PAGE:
Breakthrough in understanding how deadly pneumococcus avoids immune defences

2018-11-12 20:46:33

Scientists at the University of Liverpool have discovered a new and important function of a toxin produced by disease-causing bacteria that could have significant implications for future vaccine design.

Resonant mechanism discovery could inspire ultra-thin acoustic absorbers

2018-11-12 20:00:12

New research led by academics at the University of Bristol has discovered that the scales on moth wings vibrate and can absorb the sound frequencies used by bats for echolocation (biological sonar). The finding could help researchers develop bioinspired thin and lightweight resonant sound absorbers.

Alpine ice shows three-fold increase in atmospheric iodine

2018-11-12 20:00:10

Analysis of iodine trapped in Alpine ice has shown that levels of atmospheric iodine have tripled over the past century, which partially offsets human-driven increases in the air pollutant, ozone.

How plants evolved to make ants their servants

2018-11-12 20:00:08

Plants are boring. They just sit there photosynthesizing while animals have all the fun. Right? Not so much. Take a look at the interactions between ants and plants—plants have evolved features specifically to make them enticing to ants, like juicy nectar for the insects to eat and hollow thorns for them to take shelter in. In exchange, plants use ants to spread their seeds and even act as bodyguards. A new study in the Proceedings of the National Academy of Sciences breaks down the genetic history of 1,700 species of ants and 10,000 plant genera, and the researchers found that the long history of ant and plant co-evolution started with ants foraging on plants and plants later responding by evolving ant-friendly traits.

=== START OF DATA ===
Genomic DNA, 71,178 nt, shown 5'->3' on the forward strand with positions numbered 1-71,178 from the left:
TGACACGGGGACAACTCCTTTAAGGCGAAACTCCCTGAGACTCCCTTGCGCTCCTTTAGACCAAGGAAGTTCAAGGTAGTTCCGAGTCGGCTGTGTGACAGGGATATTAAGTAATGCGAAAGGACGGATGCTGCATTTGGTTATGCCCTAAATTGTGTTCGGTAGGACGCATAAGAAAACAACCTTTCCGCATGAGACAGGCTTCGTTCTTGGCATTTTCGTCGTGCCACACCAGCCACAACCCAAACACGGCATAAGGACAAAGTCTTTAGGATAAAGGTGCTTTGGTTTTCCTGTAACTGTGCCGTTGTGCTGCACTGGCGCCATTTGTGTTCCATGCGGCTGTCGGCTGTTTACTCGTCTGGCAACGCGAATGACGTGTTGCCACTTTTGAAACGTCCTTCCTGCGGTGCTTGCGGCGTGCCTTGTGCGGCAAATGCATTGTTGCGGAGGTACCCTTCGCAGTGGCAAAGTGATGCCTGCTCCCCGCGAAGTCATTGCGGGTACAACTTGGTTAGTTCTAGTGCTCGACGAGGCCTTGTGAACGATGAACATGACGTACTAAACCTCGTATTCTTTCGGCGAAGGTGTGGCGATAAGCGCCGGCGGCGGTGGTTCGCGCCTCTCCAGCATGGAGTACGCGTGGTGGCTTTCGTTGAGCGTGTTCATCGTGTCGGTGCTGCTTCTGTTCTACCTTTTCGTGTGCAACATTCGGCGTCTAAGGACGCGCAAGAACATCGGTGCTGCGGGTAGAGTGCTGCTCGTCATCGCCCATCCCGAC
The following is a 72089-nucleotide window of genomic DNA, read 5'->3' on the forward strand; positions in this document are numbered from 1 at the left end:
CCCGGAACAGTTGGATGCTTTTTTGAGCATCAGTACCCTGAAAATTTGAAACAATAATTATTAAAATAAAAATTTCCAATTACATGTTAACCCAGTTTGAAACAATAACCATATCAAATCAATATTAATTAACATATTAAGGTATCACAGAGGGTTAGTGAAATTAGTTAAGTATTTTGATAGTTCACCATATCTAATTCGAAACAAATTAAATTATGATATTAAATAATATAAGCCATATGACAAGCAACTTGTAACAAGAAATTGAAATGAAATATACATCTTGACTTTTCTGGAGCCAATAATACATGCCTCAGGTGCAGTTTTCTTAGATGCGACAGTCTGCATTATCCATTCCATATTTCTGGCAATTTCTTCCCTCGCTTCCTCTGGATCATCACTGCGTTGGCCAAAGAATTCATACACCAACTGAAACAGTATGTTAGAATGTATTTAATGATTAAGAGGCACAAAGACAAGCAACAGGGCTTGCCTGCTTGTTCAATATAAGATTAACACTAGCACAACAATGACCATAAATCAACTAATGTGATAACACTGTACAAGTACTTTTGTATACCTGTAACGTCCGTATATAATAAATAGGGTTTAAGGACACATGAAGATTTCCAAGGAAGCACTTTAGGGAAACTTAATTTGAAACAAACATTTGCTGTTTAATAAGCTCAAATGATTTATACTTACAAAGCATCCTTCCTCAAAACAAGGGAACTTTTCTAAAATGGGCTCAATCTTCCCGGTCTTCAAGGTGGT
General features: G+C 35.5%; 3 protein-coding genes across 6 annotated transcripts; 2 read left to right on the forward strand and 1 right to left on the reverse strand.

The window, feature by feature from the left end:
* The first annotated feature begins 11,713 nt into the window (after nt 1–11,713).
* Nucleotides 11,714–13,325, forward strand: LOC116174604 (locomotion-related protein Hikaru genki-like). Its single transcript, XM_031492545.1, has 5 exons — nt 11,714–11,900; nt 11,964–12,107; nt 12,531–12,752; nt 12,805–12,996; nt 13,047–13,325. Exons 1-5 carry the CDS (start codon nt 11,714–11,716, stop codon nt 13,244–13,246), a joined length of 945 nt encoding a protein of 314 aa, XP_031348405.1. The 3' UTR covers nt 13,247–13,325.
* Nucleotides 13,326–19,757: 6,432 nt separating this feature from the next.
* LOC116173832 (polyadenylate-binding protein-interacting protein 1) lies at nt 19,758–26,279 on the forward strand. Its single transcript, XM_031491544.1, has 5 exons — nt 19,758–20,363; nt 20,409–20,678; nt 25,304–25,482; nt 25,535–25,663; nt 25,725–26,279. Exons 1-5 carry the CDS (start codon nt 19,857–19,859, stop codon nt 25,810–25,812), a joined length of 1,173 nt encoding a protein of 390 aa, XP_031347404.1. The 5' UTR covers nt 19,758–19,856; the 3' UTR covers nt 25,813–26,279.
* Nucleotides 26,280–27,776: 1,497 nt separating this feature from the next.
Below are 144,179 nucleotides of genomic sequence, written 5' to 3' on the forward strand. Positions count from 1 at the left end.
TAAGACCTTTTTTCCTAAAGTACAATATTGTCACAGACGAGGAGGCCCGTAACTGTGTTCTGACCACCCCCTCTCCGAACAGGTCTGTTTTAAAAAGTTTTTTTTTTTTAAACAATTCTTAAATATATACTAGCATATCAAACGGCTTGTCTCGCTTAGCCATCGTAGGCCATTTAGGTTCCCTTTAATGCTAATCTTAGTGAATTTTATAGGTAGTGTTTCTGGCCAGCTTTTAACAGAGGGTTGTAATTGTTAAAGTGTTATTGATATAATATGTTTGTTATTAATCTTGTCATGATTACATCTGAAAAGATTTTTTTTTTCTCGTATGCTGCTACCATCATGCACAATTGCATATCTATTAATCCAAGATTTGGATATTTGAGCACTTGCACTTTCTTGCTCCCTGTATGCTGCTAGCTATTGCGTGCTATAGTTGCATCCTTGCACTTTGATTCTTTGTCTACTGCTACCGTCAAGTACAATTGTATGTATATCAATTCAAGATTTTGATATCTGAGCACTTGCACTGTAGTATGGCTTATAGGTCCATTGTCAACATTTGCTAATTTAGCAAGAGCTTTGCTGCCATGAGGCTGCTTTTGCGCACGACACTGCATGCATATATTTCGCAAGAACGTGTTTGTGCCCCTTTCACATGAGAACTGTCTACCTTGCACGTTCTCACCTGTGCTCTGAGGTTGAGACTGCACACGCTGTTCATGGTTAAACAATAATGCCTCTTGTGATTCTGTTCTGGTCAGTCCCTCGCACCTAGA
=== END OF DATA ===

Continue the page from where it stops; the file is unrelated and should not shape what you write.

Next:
Primates of the Caribbean: Ancient DNA reveals history of mystery monkey

2018-11-12 20:00:05

Analysis of ancient DNA of a mysterious extinct monkey named Xenothrix—which displays bizarre body characteristics very different to any living monkey—has revealed that it was in fact most closely related to South America's titi monkeys (Callicebinae). Having made their way overwater to Jamaica, probably on floating vegetation, their bones reveal they subsequently underwent remarkable evolutionary change.

Escape responses of coral reef fish obey simple behavioral rules

2018-11-12 20:00:04

The escape response to evade perceived threats is a fundamental behavior seen throughout the animal kingdom, and laboratory studies have identified specialized neural circuits that control this behavior. Understanding how these neural circuits operate in complex natural settings, however, has been a challenge.

Scientists develop new and more realistic model of human interaction

2018-11-12 20:00:03

Indirect reciprocity is a model of how humans act when their reputation is at stake, and which social norms people use to evaluate the actions of others. Researchers seek to know which social norms lead to cooperation in a society. Previous studies have always assumed that everyone in the population has all the relevant information and that everyone agrees who is good and bad—assumptions at odds with reality.

Sudden cardiac arrest: New findings

2018-11-12 19:27:05